Creating a rapid or immediate response fund is a regular practice for nonprofits looking to fulfill urgent and unmet financial needs. The initial stages of the COVID-19 pandemic created a surge in organizations establishing response funds. Now that we are half a year into the pandemic, calls for “immediate” COVID-19 response funding may be less urgent for your organization—and may also resonate less with donors.

There might be other emerging needs in the community that are now a priority for your organization. How can you adapt your response fund to address new funding areas and fit into your long-term development strategy?

Determining the case for support for your immediate response fund or emergency fund will fit within your nonprofit organization's priority programs and initiatives, along with your organizational mission and purpose

The Mini Fundraising Campaign: Case, Leadership, Prospects, and Plan

Based on our experience helping numerous organizations navigate this situation, CCS offers a framework for organizational and fundraising leaders to think through refocusing fundraising efforts, while still communicating a clear and compelling story of your organization’s immediate needs. Thinking of your efforts like a mini fundraising campaign can be a useful technique for pivoting your response fund effectively.

Keep in mind that every fundraising initiative, from emergency/immediate response funds to capital or comprehensive campaigns, offers different funding opportunities that may appeal to different groups of supporters. The messaging for each funding area and audience warrants a customized and thoughtful approach.

1) Case for Support

Your case for support should clearly outline the need and discuss the priorities that a donor’s gift will support. It is important to understand why your organization is choosing to embark on this initiative now in order to share the sense of urgency with donors. If you are considering pivoting to a new funding focus area, allow the lessons you learned from the past six months to inform your messaging strategy.

Before (re)drafting your case for support, consider the following:

  • How has the need for an emergency response fund or special appeal changed or evolved since the onset of the pandemic?
  • Why now and why this initiative?
  • What is the impact of one’s gift?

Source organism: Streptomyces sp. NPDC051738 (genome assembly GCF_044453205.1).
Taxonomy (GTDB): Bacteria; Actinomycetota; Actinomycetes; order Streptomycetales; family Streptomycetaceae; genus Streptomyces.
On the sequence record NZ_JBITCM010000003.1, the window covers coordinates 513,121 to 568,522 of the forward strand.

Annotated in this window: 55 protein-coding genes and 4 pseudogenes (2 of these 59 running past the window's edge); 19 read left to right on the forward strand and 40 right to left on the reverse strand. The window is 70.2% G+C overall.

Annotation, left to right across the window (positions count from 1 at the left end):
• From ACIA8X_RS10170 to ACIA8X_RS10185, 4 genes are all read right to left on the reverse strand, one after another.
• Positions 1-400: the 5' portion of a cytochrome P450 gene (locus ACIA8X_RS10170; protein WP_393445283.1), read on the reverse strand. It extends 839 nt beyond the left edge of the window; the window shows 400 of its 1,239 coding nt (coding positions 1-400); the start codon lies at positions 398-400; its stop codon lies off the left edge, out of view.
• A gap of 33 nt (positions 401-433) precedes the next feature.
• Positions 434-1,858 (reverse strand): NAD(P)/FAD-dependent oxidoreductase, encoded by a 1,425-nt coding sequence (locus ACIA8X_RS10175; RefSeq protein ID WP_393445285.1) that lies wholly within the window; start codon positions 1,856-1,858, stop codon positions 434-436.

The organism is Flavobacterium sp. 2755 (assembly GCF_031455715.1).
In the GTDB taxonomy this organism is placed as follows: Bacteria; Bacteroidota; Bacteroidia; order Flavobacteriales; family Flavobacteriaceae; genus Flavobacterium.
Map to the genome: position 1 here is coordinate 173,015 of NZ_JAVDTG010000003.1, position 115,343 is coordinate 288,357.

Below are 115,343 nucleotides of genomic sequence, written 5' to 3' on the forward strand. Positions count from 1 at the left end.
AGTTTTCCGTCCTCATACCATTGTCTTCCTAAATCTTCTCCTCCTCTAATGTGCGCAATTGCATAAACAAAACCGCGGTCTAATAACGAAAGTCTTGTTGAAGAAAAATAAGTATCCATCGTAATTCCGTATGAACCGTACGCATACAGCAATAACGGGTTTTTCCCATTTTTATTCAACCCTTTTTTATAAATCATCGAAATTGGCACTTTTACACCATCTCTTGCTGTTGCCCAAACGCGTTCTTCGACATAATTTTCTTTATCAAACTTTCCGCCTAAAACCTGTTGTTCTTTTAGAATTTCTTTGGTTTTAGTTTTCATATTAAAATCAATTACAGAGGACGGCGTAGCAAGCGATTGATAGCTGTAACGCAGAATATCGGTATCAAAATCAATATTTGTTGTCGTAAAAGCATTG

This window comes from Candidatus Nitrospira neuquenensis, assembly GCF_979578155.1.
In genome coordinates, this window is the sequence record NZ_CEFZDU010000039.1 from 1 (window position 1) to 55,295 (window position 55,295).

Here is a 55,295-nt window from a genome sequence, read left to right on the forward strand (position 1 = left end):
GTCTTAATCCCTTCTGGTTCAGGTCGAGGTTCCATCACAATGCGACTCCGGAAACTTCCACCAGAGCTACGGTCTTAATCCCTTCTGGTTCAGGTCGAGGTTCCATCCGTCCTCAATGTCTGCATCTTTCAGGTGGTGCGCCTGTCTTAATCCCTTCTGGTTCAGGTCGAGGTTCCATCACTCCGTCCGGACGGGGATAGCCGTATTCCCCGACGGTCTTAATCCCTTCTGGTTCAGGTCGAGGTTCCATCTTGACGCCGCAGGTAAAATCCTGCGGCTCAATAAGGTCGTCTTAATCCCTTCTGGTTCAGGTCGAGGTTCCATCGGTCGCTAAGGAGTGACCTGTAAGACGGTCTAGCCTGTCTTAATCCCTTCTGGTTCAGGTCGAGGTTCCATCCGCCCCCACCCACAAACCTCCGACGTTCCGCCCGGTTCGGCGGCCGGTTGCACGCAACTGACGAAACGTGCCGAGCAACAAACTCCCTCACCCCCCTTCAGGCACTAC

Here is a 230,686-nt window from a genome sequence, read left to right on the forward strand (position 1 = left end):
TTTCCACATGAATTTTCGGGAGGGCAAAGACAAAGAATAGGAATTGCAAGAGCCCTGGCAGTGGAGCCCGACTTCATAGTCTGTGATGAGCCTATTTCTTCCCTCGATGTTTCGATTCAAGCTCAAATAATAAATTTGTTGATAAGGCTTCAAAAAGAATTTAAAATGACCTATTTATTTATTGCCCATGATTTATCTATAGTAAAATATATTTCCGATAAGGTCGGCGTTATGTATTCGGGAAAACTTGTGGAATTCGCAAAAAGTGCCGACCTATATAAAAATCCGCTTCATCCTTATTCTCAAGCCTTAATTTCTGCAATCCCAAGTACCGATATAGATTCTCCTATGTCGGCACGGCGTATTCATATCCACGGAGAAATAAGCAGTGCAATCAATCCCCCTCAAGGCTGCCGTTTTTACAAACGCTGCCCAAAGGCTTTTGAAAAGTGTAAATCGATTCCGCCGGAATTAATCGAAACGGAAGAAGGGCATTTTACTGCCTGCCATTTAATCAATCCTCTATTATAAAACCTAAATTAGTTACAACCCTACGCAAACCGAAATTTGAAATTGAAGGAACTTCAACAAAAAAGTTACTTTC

• What feedback did you receive from key supporters or volunteers on your initial case messaging? What resonated?
  • Are there testimonials you can use to help tell your story?

2) Leadership

Engage board members, volunteers, and key community members to help tell your story. These advocates can share the immediate needs of your organization with those in their network and communicate the impact this effort can have on your organization and the greater community. Your board members can serve as key thought partners and lead any near-term efforts.

Consider leveraging your organization’s leadership network, both internal and external, to raise donor sights, accelerate the pace of giving, and inspire others to join. The idea that “generosity is contagious” has proven true even in these challenging times.

As you determine which community leaders to engage, consider the following:

  • Who can be an advocate and champion for the case you are developing?
  • Is there a matching gift challenge that you can establish for key volunteers and community leaders to engage in?
  • What existing volunteers or community leaders can help be the voice for your campaign?

3) Prospects

Previous donors to your organization are always your best prospects. However, your current priorities or emerging needs might not appeal to your entire donor base. Think strategically on how the current case for support relates to different prospects. How might the needs of the organization mesh with a donor’s philanthropic interests?

It is important to ensure you are transparent with your donors and continuously steward the relationship to avoid donor fatigue. Continue to explore interests of your prospects through personal conversations. Use these exploratory conversations as an opportunity to test the case for support messaging.

Consider the following when building your prospect list:

  • Are you communicating with donors outside of an ask?
  • Are the prospective donors for this mini fundraising campaign the same or different from your initial immediate response fund prospects?
  • Is there an opportunity to further segment your current donors to better fit this initiative?
  • Are there links between this initiative and the last that may pique the interest of those same donors?
  • Are there lapsed donors that have supported similar initiatives/focus areas that you could consider?

4) Plan

Now that your message is solidified, when and how should your organization shift its messaging and fundraising focus? It is important to build out a distinct project plan to achieve the fundraising goal you have set forth. Your plan should help prioritize aspects of your fundraising campaign, maintain momentum, and ensure your team is set up for success.

When developing your fundraising plan, consider the following:

  • How long will this mini campaign last?
  • Is there a specific goal to be set? Either participation or dollar based?
  • What is your comprehensive communications plan?